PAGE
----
Sense of Home

Popularity of Marie Kondo’s Joy of tidiness, footprint reduction efforts and working remotely sparked a resurgence in minimalistic living in the last decade.

Varying generations freed themselves of life clutter and focused on conscious consumerism. Some radically reduced to live permanently on the road with one suitcase. Blogs focused on living in a van, off grid or tiny home are commonplace.

Reflections from extreme minimalists include drawbacks, with feelings of a lack of sense of place, and lack of feeling grounded. Regrets noted were giving away or selling irreplaceable items, and not having space for joyful activities and hobbies. 

Even if you aren’t living out of a backpack, extreme minimal interiors can feel impersonal, even sterile. They may lack a feeling of comfort, familiarity, and sense of home.

Though De cluttering and conscious consumerism are wonderfully positive, going to extremes can have a less than positive effect.  One blogger who gave up her extreme minimal life, missed things and activities of value. She wrote “Getting rid of stuff doesn’t reduce stress if your stress is unrelated to owning stuff.”

Downsizing healthfully can be unburdening. If it’s to an extreme where one is deprived of a sense of place, loved things or heirlooms, it can feel punishing, affecting mental & emotional health. 

The minimalist trend actually began in the 50’s and 60’s. According to Minimalism made simple 

It’s interesting the first mention is of Art. 

Art is deeply personal, and an easy way to infuse your space with individuality and warmth.

Art can be a comfort in times of transition, especially if that transition is unexpected, or stressful.

When I helped my Dad move into a nursing home last summer, I did my best to replicate his surroundings with his choices of favourite  furnishings, art, clothing, etc. 

I took reference photos so knew exactly where to place little knick knacks and pictures. I organized books on his bookshelf in the order they had been previously.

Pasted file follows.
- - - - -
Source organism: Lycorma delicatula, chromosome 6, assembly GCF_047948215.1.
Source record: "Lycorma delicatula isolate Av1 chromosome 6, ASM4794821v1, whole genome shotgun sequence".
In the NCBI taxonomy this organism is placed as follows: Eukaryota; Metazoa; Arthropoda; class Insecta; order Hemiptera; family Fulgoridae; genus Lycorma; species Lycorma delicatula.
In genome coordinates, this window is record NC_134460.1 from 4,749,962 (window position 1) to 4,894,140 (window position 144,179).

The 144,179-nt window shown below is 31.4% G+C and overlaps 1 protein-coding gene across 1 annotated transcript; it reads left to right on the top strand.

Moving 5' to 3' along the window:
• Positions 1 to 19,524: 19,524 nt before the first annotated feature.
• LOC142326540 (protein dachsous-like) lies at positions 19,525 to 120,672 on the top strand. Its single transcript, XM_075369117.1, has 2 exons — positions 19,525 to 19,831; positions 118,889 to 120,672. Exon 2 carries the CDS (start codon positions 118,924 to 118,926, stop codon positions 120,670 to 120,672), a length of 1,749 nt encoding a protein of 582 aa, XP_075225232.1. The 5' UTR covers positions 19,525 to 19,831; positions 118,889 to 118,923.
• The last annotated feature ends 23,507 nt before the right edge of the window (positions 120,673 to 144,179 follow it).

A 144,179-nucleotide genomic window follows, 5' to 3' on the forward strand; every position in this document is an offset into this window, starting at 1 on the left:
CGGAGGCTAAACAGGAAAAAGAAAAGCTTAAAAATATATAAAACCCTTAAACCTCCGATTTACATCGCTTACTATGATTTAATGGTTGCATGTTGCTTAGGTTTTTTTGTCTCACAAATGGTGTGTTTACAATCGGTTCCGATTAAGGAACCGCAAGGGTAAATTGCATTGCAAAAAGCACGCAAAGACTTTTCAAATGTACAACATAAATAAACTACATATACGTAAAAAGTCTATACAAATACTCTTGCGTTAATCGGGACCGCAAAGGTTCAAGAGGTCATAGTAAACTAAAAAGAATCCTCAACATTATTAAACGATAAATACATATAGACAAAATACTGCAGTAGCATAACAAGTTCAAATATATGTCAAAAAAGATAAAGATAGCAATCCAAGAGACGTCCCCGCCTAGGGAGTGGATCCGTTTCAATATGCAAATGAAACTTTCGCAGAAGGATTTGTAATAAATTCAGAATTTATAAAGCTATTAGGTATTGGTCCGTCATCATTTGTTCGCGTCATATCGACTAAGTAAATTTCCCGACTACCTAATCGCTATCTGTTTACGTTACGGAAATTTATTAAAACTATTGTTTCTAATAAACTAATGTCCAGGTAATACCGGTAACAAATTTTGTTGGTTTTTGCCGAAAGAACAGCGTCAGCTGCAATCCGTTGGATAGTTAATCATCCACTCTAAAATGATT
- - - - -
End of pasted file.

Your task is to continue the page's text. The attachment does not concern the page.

Being surrounded by his favourite treasures, books and art helped to make the move less stressful.

Anyone can apply this concept to make a move to a new home an easier transition. Waking up to see familiar things in familiar places brings a sense of comfort. Peppering surroundings with new acquisitions can be coupled with a sense of ritual. This kind of sense of ceremony if often overlooked in how we introduce new things into our spaces. This act pairs the familiar and new for happy beginnings, and honours a sense of sanctuary. 

We are visual creatures, so art plays an important part.

If the move is one of necessity because of toxic relationships, or home, a positive action during  transition may be to collect a few new pieces of art, and place them in focal point areas. The subject matter is important as well, as Marie Kondo says, that which “sparks joy” is key.

New Water has sold ~ New Flowers, Moonlight, and Island all available for purchase, please email me at for details. Tundra shown in clients home.

Mother Nature

Her creative pursuits were diverse. Mom sewed and knit all of our clothes often without using a pattern. Our home was filled with her creations. Her sewing arts and needlecraft were displayed on the walls, macramé woven by her hand held household plants. Lamps she formed in ceramics sat on mid century tables and blankets she knit were neatly folded on couches. She was rarely without a camera in her hand, and loved many forms of music.